In a speech in which he explained his views on the philosophical differences between Democrats and Republicans, Bill Clinton said Wednesday that "ideological, divisive, demonizing, distracting politics" may be "good for an election, particularly when people feel unsettled and insecure," but that they don't "do much to advance the common good."
The response from the GOP? You're wrong.
Well, not in so many words, but Tracey Schmitt, a spokeswoman for the Republican National Committee, did tell the Washington Post that it's "not surprising to hear these attacks from a man widely recognized for repeatedly playing the blame game to cover his own mistakes.''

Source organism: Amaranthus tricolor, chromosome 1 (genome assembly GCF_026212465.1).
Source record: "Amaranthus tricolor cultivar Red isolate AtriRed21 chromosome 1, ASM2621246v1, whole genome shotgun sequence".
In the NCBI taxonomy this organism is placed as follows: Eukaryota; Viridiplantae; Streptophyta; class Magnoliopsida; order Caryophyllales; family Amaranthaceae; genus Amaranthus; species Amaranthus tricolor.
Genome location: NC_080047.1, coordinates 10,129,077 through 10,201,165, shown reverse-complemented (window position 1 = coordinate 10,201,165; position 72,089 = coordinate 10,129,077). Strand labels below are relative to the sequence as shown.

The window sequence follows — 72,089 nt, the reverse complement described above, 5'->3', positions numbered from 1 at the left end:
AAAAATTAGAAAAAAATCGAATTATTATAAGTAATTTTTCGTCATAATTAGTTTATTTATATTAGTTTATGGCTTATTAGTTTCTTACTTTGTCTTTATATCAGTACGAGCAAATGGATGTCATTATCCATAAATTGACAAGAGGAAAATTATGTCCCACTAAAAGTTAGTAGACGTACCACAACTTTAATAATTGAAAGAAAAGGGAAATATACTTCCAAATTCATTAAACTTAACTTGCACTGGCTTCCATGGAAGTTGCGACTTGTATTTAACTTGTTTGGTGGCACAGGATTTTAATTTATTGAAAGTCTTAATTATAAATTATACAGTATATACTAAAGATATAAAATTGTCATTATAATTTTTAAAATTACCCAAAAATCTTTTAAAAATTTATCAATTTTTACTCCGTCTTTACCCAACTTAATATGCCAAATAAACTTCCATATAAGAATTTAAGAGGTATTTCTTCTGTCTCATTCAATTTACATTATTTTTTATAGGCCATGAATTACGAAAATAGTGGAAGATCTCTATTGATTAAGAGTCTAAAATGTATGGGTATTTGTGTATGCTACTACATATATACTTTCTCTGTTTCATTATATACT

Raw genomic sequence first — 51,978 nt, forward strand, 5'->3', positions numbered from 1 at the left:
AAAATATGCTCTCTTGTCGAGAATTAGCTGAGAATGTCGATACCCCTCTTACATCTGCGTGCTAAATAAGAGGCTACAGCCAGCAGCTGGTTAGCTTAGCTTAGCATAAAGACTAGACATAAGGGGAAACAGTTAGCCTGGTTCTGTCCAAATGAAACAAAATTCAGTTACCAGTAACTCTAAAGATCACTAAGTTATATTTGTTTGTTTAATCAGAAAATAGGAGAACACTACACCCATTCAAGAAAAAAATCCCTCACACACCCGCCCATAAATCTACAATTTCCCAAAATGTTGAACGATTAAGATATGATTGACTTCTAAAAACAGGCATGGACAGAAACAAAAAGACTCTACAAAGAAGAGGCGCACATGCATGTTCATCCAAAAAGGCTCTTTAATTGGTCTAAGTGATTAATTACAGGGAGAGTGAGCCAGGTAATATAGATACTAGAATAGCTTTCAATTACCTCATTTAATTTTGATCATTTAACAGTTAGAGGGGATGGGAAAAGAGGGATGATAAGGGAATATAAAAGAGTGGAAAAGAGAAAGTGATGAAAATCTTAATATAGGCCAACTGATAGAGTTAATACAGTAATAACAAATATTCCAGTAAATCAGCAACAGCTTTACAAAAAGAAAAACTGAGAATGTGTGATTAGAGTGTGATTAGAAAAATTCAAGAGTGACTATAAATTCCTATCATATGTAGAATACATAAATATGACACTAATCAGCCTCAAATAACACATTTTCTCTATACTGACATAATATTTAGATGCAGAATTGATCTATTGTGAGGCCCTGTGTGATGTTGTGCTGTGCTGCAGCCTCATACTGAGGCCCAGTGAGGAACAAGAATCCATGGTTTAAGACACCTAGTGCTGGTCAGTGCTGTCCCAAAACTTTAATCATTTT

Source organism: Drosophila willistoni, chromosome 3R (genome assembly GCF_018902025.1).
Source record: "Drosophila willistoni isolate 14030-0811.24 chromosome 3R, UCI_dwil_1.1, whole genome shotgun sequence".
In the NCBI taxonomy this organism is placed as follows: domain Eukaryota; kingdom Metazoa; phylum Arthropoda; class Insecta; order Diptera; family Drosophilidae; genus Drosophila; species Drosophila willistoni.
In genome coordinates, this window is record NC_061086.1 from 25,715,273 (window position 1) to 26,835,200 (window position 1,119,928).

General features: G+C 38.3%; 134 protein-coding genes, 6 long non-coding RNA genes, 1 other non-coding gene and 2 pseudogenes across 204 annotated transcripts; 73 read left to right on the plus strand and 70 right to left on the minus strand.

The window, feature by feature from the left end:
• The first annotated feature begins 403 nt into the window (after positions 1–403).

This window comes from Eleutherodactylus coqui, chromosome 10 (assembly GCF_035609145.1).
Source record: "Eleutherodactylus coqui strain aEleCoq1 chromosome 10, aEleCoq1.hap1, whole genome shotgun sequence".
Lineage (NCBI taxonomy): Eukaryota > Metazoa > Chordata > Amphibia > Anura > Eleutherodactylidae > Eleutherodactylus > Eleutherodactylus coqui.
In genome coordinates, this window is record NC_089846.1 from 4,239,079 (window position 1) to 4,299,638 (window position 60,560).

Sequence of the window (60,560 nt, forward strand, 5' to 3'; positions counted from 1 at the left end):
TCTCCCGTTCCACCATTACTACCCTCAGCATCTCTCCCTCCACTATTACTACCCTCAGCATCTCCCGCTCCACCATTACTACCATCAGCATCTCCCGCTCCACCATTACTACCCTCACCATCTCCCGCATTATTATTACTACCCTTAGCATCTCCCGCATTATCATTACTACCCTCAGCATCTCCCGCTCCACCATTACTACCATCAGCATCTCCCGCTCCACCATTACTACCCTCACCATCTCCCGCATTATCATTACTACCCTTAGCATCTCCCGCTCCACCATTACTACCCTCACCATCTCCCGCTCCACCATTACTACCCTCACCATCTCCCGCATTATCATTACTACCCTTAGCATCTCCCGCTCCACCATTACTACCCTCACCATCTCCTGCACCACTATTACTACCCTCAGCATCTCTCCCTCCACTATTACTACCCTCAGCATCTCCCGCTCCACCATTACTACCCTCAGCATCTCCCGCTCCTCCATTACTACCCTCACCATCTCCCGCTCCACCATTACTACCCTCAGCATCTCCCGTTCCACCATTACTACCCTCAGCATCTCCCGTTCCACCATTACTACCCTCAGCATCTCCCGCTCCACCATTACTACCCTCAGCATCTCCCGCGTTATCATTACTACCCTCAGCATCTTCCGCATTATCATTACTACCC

She has an excellent point, of course. After all, it's not like Republican House Speaker Denny Hastert has blamed the Democrats for the Mark Foley scandal. Or that Republican Rep. Curt Weldon has blamed liberals for the influence-peddling investigation he faces. Or that the Republicans have blamed the Clinton administration for not doing more to prevent 9/11, for trashing the economy and for North Korea's testing a nuclear weapon nearly six years into the presidency of one George W. Bush.